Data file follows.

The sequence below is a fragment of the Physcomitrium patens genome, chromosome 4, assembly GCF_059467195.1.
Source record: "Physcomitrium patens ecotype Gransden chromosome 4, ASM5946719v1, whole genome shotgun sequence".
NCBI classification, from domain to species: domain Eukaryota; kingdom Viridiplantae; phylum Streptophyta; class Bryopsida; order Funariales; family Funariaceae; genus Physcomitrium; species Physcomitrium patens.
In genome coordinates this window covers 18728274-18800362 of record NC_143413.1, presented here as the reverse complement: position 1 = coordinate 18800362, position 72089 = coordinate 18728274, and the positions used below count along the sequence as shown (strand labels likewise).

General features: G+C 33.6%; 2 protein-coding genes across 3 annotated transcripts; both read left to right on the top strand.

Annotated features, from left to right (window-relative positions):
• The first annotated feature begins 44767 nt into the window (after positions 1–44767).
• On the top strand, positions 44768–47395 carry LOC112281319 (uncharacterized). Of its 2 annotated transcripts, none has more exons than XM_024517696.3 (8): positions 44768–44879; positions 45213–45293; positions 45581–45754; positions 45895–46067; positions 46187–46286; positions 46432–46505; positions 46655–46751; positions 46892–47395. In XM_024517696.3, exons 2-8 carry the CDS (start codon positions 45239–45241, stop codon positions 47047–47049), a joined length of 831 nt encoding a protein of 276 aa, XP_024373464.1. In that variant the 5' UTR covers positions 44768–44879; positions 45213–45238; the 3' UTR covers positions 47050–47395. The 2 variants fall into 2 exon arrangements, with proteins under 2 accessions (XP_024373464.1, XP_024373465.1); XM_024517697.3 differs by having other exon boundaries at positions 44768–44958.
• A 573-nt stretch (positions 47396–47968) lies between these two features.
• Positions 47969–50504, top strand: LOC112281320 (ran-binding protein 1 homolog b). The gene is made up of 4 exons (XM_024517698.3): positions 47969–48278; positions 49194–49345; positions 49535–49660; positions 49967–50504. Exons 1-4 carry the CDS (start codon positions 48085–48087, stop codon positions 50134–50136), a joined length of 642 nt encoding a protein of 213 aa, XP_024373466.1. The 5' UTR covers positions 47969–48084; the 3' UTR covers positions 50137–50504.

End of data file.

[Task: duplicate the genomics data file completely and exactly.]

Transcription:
The sequence below is a fragment of the Physcomitrium patens genome, chromosome 4, assembly GCF_059467195.1.
Source record: "Physcomitrium patens ecotype Gransden chromosome 4, ASM5946719v1, whole genome shotgun sequence".
NCBI classification, from domain to species: domain Eukaryota; kingdom Viridiplantae; phylum Streptophyta; class Bryopsida; order Funariales; family Funariaceae; genus Physcomitrium; species Physcomitrium patens.
In genome coordinates this window covers 18728274-18800362 of record NC_143413.1, presented here as the reverse complement: position 1 = coordinate 18800362, position 72089 = coordinate 18728274, and the positions used below count along the sequence as shown (strand labels likewise).

General features: G+C 33.6%; 2 protein-coding genes across 3 annotated transcripts; both read left to right on the top strand.

Annotated features, from left to right (window-relative positions):
• The first annotated feature begins 44767 nt into the window (after positions 1–44767).
• On the top strand, positions 44768–47395 carry LOC112281319 (uncharacterized). Of its 2 annotated transcripts, none has more exons than XM_024517696.3 (8): positions 44768–44879; positions 45213–45293; positions 45581–45754; positions 45895–46067; positions 46187–46286; positions 46432–46505; positions 46655–46751; positions 46892–47395. In XM_024517696.3, exons 2-8 carry the CDS (start codon positions 45239–45241, stop codon positions 47047–47049), a joined length of 831 nt encoding a protein of 276 aa, XP_024373464.1. In that variant the 5' UTR covers positions 44768–44879; positions 45213–45238; the 3' UTR covers positions 47050–47395. The 2 variants fall into 2 exon arrangements, with proteins under 2 accessions (XP_024373464.1, XP_024373465.1); XM_024517697.3 differs by having other exon boundaries at positions 44768–44958.
• A 573-nt stretch (positions 47396–47968) lies between these two features.
• Positions 47969–50504, top strand: LOC112281320 (ran-binding protein 1 homolog b). The gene is made up of 4 exons (XM_024517698.3): positions 47969–48278; positions 49194–49345; positions 49535–49660; positions 49967–50504. Exons 1-4 carry the CDS (start codon positions 48085–48087, stop codon positions 50134–50136), a joined length of 642 nt encoding a protein of 213 aa, XP_024373466.1. The 5' UTR covers positions 47969–48084; the 3' UTR covers positions 50137–50504.